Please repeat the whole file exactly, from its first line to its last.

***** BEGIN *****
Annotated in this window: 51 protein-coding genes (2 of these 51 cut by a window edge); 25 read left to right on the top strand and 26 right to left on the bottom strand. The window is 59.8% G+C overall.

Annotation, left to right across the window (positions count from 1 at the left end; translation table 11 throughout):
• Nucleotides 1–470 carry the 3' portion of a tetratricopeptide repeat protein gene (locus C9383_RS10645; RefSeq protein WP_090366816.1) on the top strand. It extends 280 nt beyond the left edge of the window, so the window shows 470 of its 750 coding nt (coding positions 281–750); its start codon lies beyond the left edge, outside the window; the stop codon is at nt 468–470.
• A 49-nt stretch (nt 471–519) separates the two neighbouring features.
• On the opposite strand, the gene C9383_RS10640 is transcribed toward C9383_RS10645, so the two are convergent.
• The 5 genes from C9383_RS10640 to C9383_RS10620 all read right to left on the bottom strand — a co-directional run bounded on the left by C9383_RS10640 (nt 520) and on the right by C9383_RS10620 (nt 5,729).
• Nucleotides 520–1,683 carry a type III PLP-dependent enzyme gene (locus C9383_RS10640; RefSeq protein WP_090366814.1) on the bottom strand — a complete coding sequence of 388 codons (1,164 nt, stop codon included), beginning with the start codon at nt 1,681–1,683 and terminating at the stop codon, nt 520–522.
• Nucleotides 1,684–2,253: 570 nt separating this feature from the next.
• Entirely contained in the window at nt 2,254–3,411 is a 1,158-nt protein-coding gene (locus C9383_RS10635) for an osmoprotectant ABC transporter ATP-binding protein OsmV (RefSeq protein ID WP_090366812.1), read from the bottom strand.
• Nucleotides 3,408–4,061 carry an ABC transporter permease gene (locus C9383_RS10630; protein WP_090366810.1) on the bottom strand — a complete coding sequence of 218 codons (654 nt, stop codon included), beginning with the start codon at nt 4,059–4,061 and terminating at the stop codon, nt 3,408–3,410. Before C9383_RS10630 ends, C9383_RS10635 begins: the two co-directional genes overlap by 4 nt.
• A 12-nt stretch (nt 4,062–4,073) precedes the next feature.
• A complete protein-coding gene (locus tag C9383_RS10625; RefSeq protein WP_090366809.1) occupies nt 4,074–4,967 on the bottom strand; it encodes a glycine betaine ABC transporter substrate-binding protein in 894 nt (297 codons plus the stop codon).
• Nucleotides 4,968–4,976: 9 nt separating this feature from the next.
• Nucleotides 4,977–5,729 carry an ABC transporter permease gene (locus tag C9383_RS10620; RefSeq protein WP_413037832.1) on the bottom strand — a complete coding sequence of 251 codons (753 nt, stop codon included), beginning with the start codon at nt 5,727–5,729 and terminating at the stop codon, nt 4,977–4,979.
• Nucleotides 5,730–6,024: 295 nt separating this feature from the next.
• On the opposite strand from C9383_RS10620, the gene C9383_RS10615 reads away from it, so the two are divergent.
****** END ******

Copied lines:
Annotated in this window: 51 protein-coding genes (2 of these 51 cut by a window edge); 25 read left to right on the top strand and 26 right to left on the bottom strand. The window is 59.8% G+C overall.

Annotation, left to right across the window (positions count from 1 at the left end; translation table 11 throughout):
• Nucleotides 1–470 carry the 3' portion of a tetratricopeptide repeat protein gene (locus C9383_RS10645; RefSeq protein WP_090366816.1) on the top strand. It extends 280 nt beyond the left edge of the window, so the window shows 470 of its 750 coding nt (coding positions 281–750); its start codon lies beyond the left edge, outside the window; the stop codon is at nt 468–470.
• A 49-nt stretch (nt 471–519) separates the two neighbouring features.
• On the opposite strand, the gene C9383_RS10640 is transcribed toward C9383_RS10645, so the two are convergent.
• The 5 genes from C9383_RS10640 to C9383_RS10620 all read right to left on the bottom strand — a co-directional run bounded on the left by C9383_RS10640 (nt 520) and on the right by C9383_RS10620 (nt 5,729).
• Nucleotides 520–1,683 carry a type III PLP-dependent enzyme gene (locus C9383_RS10640; RefSeq protein WP_090366814.1) on the bottom strand — a complete coding sequence of 388 codons (1,164 nt, stop codon included), beginning with the start codon at nt 1,681–1,683 and terminating at the stop codon, nt 520–522.
• Nucleotides 1,684–2,253: 570 nt separating this feature from the next.
• Entirely contained in the window at nt 2,254–3,411 is a 1,158-nt protein-coding gene (locus C9383_RS10635) for an osmoprotectant ABC transporter ATP-binding protein OsmV (RefSeq protein ID WP_090366812.1), read from the bottom strand.
• Nucleotides 3,408–4,061 carry an ABC transporter permease gene (locus C9383_RS10630; protein WP_090366810.1) on the bottom strand — a complete coding sequence of 218 codons (654 nt, stop codon included), beginning with the start codon at nt 4,059–4,061 and terminating at the stop codon, nt 3,408–3,410. Before C9383_RS10630 ends, C9383_RS10635 begins: the two co-directional genes overlap by 4 nt.
• A 12-nt stretch (nt 4,062–4,073) precedes the next feature.
• A complete protein-coding gene (locus tag C9383_RS10625; RefSeq protein WP_090366809.1) occupies nt 4,074–4,967 on the bottom strand; it encodes a glycine betaine ABC transporter substrate-binding protein in 894 nt (297 codons plus the stop codon).
• Nucleotides 4,968–4,976: 9 nt separating this feature from the next.
• Nucleotides 4,977–5,729 carry an ABC transporter permease gene (locus tag C9383_RS10620; RefSeq protein WP_413037832.1) on the bottom strand — a complete coding sequence of 251 codons (753 nt, stop codon included), beginning with the start codon at nt 5,727–5,729 and terminating at the stop codon, nt 4,977–4,979.
• Nucleotides 5,730–6,024: 295 nt separating this feature from the next.
• On the opposite strand from C9383_RS10620, the gene C9383_RS10615 reads away from it, so the two are divergent.